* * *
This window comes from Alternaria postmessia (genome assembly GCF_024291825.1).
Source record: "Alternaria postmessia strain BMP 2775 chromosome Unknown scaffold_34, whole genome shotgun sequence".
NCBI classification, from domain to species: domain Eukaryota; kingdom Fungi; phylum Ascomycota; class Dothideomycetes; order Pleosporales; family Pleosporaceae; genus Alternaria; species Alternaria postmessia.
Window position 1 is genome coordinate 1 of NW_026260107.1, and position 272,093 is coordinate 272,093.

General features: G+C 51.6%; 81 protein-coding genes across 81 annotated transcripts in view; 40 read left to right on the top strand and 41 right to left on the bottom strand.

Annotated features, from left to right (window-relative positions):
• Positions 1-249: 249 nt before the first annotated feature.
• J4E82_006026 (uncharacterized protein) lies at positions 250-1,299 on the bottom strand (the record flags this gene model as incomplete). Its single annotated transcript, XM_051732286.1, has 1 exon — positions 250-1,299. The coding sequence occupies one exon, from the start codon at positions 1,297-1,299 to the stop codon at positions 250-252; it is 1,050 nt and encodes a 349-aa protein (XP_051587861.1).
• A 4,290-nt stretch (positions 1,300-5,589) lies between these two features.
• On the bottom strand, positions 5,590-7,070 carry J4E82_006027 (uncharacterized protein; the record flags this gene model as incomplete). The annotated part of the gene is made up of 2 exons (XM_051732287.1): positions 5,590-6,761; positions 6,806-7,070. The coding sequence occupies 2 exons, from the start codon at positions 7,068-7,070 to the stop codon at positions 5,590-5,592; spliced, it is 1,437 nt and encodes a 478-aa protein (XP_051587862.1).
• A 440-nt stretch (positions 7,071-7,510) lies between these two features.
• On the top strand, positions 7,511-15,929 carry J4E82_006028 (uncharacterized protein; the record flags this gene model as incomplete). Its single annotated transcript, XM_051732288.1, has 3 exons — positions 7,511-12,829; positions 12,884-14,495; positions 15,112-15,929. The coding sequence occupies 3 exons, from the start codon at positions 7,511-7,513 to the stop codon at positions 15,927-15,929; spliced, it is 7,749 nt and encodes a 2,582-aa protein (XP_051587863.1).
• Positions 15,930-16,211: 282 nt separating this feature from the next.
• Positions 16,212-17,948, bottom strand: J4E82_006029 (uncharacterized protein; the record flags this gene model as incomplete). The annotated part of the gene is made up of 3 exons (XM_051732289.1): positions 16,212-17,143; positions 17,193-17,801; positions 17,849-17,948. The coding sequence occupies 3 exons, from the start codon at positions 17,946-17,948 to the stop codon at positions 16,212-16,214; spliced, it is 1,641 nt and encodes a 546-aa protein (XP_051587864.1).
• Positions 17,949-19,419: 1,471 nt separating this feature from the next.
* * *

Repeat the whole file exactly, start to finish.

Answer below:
This window comes from Alternaria postmessia (genome assembly GCF_024291825.1).
Source record: "Alternaria postmessia strain BMP 2775 chromosome Unknown scaffold_34, whole genome shotgun sequence".
NCBI classification, from domain to species: domain Eukaryota; kingdom Fungi; phylum Ascomycota; class Dothideomycetes; order Pleosporales; family Pleosporaceae; genus Alternaria; species Alternaria postmessia.
Window position 1 is genome coordinate 1 of NW_026260107.1, and position 272,093 is coordinate 272,093.

General features: G+C 51.6%; 81 protein-coding genes across 81 annotated transcripts in view; 40 read left to right on the top strand and 41 right to left on the bottom strand.

Annotated features, from left to right (window-relative positions):
• Positions 1-249: 249 nt before the first annotated feature.
• J4E82_006026 (uncharacterized protein) lies at positions 250-1,299 on the bottom strand (the record flags this gene model as incomplete). Its single annotated transcript, XM_051732286.1, has 1 exon — positions 250-1,299. The coding sequence occupies one exon, from the start codon at positions 1,297-1,299 to the stop codon at positions 250-252; it is 1,050 nt and encodes a 349-aa protein (XP_051587861.1).
• A 4,290-nt stretch (positions 1,300-5,589) lies between these two features.
• On the bottom strand, positions 5,590-7,070 carry J4E82_006027 (uncharacterized protein; the record flags this gene model as incomplete). The annotated part of the gene is made up of 2 exons (XM_051732287.1): positions 5,590-6,761; positions 6,806-7,070. The coding sequence occupies 2 exons, from the start codon at positions 7,068-7,070 to the stop codon at positions 5,590-5,592; spliced, it is 1,437 nt and encodes a 478-aa protein (XP_051587862.1).
• A 440-nt stretch (positions 7,071-7,510) lies between these two features.
• On the top strand, positions 7,511-15,929 carry J4E82_006028 (uncharacterized protein; the record flags this gene model as incomplete). Its single annotated transcript, XM_051732288.1, has 3 exons — positions 7,511-12,829; positions 12,884-14,495; positions 15,112-15,929. The coding sequence occupies 3 exons, from the start codon at positions 7,511-7,513 to the stop codon at positions 15,927-15,929; spliced, it is 7,749 nt and encodes a 2,582-aa protein (XP_051587863.1).
• Positions 15,930-16,211: 282 nt separating this feature from the next.
• Positions 16,212-17,948, bottom strand: J4E82_006029 (uncharacterized protein; the record flags this gene model as incomplete). The annotated part of the gene is made up of 3 exons (XM_051732289.1): positions 16,212-17,143; positions 17,193-17,801; positions 17,849-17,948. The coding sequence occupies 3 exons, from the start codon at positions 17,946-17,948 to the stop codon at positions 16,212-16,214; spliced, it is 1,641 nt and encodes a 546-aa protein (XP_051587864.1).
• Positions 17,949-19,419: 1,471 nt separating this feature from the next.